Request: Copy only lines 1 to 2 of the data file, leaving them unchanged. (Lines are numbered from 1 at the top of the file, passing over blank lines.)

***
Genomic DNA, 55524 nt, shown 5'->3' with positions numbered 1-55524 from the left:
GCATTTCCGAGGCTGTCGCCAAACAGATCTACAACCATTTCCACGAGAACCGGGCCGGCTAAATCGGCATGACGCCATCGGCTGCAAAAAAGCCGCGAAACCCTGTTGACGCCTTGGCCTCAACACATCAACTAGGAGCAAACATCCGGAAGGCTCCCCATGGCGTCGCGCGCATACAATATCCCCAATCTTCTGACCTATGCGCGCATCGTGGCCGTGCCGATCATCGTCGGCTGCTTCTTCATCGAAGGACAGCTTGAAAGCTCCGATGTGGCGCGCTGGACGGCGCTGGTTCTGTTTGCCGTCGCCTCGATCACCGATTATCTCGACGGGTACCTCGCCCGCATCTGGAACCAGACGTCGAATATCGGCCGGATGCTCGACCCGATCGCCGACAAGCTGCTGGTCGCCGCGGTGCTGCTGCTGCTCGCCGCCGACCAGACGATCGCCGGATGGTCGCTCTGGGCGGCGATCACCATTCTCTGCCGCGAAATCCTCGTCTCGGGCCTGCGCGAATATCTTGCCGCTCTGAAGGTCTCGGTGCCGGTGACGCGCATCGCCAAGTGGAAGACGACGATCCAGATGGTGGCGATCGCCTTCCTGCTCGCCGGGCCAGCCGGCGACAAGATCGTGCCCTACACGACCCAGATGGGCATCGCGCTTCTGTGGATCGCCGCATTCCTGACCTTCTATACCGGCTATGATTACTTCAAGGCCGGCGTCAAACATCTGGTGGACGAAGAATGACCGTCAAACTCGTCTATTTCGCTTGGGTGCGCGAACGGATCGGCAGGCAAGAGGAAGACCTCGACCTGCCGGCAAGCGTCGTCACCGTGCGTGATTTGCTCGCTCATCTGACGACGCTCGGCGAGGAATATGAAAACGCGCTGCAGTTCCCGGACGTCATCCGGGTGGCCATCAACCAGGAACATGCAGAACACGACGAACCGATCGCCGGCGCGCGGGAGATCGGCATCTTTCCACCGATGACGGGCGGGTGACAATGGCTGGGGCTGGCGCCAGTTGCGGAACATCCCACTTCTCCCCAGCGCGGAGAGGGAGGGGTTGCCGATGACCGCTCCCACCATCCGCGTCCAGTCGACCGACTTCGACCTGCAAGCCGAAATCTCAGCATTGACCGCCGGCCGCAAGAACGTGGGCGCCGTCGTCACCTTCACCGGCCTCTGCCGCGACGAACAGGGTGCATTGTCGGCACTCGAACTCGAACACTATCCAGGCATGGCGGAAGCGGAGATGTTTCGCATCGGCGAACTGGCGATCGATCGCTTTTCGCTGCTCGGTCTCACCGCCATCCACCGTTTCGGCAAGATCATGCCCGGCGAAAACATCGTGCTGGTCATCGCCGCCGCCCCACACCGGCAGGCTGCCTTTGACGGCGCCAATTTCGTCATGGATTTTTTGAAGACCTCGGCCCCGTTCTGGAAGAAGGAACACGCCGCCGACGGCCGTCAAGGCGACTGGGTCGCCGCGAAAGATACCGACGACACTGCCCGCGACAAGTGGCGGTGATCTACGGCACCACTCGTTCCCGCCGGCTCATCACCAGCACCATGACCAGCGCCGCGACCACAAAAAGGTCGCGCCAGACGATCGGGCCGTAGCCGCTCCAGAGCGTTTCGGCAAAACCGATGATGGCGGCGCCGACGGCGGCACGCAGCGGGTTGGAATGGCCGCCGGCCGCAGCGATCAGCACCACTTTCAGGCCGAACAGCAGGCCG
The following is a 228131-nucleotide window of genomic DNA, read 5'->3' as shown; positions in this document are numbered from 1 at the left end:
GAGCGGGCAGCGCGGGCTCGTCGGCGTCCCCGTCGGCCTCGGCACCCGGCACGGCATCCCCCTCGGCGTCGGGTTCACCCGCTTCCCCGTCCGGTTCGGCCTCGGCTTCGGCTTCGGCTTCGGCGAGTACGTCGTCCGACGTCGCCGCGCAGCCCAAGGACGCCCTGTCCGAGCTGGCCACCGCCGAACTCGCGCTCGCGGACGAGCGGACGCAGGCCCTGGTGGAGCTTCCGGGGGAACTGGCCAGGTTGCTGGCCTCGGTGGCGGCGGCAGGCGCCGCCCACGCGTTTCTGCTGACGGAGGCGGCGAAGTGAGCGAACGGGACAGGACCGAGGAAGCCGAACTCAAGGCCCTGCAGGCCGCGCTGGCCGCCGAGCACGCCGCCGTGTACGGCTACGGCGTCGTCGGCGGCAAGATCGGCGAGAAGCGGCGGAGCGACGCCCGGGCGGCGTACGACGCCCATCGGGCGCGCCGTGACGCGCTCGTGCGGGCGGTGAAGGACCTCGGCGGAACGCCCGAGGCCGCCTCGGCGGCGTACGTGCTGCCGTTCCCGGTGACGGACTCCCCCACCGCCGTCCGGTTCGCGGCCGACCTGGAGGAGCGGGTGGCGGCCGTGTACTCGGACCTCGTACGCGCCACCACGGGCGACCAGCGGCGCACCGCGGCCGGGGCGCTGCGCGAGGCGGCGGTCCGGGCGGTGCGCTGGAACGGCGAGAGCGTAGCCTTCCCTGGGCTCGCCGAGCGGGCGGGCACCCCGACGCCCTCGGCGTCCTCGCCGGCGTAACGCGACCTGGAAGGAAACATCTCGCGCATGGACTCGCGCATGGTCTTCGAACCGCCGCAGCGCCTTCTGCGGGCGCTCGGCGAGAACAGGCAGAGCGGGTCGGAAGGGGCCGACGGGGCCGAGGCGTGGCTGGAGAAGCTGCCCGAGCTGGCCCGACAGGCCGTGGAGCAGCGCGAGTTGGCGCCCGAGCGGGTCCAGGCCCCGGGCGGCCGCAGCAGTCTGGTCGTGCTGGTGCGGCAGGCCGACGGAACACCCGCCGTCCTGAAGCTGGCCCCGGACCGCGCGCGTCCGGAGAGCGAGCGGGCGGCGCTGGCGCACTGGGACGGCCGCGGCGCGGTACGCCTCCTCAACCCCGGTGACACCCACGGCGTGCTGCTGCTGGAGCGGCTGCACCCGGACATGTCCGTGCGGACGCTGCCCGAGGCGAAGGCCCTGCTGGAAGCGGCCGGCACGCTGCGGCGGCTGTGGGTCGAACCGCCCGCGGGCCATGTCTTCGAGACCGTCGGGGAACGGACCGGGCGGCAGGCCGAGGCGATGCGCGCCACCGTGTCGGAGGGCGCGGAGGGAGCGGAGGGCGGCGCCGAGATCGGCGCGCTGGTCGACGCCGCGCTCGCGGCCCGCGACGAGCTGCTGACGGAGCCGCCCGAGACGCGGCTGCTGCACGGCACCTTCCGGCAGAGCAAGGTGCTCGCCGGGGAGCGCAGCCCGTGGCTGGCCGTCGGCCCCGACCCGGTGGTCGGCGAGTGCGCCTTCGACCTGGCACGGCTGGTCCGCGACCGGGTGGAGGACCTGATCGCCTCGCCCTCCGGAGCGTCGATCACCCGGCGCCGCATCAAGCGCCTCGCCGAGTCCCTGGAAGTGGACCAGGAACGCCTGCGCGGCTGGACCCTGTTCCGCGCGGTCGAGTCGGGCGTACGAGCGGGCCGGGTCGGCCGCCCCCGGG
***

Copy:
Genomic DNA, 55524 nt, shown 5'->3' with positions numbered 1-55524 from the left:
GCATTTCCGAGGCTGTCGCCAAACAGATCTACAACCATTTCCACGAGAACCGGGCCGGCTAAATCGGCATGACGCCATCGGCTGCAAAAAAGCCGCGAAACCCTGTTGACGCCTTGGCCTCAACACATCAACTAGGAGCAAACATCCGGAAGGCTCCCCATGGCGTCGCGCGCATACAATATCCCCAATCTTCTGACCTATGCGCGCATCGTGGCCGTGCCGATCATCGTCGGCTGCTTCTTCATCGAAGGACAGCTTGAAAGCTCCGATGTGGCGCGCTGGACGGCGCTGGTTCTGTTTGCCGTCGCCTCGATCACCGATTATCTCGACGGGTACCTCGCCCGCATCTGGAACCAGACGTCGAATATCGGCCGGATGCTCGACCCGATCGCCGACAAGCTGCTGGTCGCCGCGGTGCTGCTGCTGCTCGCCGCCGACCAGACGATCGCCGGATGGTCGCTCTGGGCGGCGATCACCATTCTCTGCCGCGAAATCCTCGTCTCGGGCCTGCGCGAATATCTTGCCGCTCTGAAGGTCTCGGTGCCGGTGACGCGCATCGCCAAGTGGAAGACGACGATCCAGATGGTGGCGATCGCCTTCCTGCTCGCCGGGCCAGCCGGCGACAAGATCGTGCCCTACACGACCCAGATGGGCATCGCGCTTCTGTGGATCGCCGCATTCCTGACCTTCTATACCGGCTATGATTACTTCAAGGCCGGCGTCAAACATCTGGTGGACGAAGAATGACCGTCAAACTCGTCTATTTCGCTTGGGTGCGCGAACGGATCGGCAGGCAAGAGGAAGACCTCGACCTGCCGGCAAGCGTCGTCACCGTGCGTGATTTGCTCGCTCATCTGACGACGCTCGGCGAGGAATATGAAAACGCGCTGCAGTTCCCGGACGTCATCCGGGTGGCCATCAACCAGGAACATGCAGAACACGACGAACCGATCGCCGGCGCGCGGGAGATCGGCATCTTTCCACCGATGACGGGCGGGTGACAATGGCTGGGGCTGGCGCCAGTTGCGGAACATCCCACTTCTCCCCAGCGCGGAGAGGGAGGGGTTGCCGATGACCGCTCCCACCATCCGCGTCCAGTCGACCGACTTCGACCTGCAAGCCGAAATCTCAGCATTGACCGCCGGCCGCAAGAACGTGGGCGCCGTCGTCACCTTCACCGGCCTCTGCCGCGACGAACAGGGTGCATTGTCGGCACTCGAACTCGAACACTATCCAGGCATGGCGGAAGCGGAGATGTTTCGCATCGGCGAACTGGCGATCGATCGCTTTTCGCTGCTCGGTCTCACCGCCATCCACCGTTTCGGCAAGATCATGCCCGGCGAAAACATCGTGCTGGTCATCGCCGCCGCCCCACACCGGCAGGCTGCCTTTGACGGCGCCAATTTCGTCATGGATTTTTTGAAGACCTCGGCCCCGTTCTGGAAGAAGGAACACGCCGCCGACGGCCGTCAAGGCGACTGGGTCGCCGCGAAAGATACCGACGACACTGCCCGCGACAAGTGGCGGTGATCTACGGCACCACTCGTTCCCGCCGGCTCATCACCAGCACCATGACCAGCGCCGCGACCACAAAAAGGTCGCGCCAGACGATCGGGCCGTAGCCGCTCCAGAGCGTTTCGGCAAAACCGATGATGGCGGCGCCGACGGCGGCACGCAGCGGGTTGGAATGGCCGCCGGCCGCAGCGATCAGCACCACTTTCAGGCCGAACAGCAGGCCG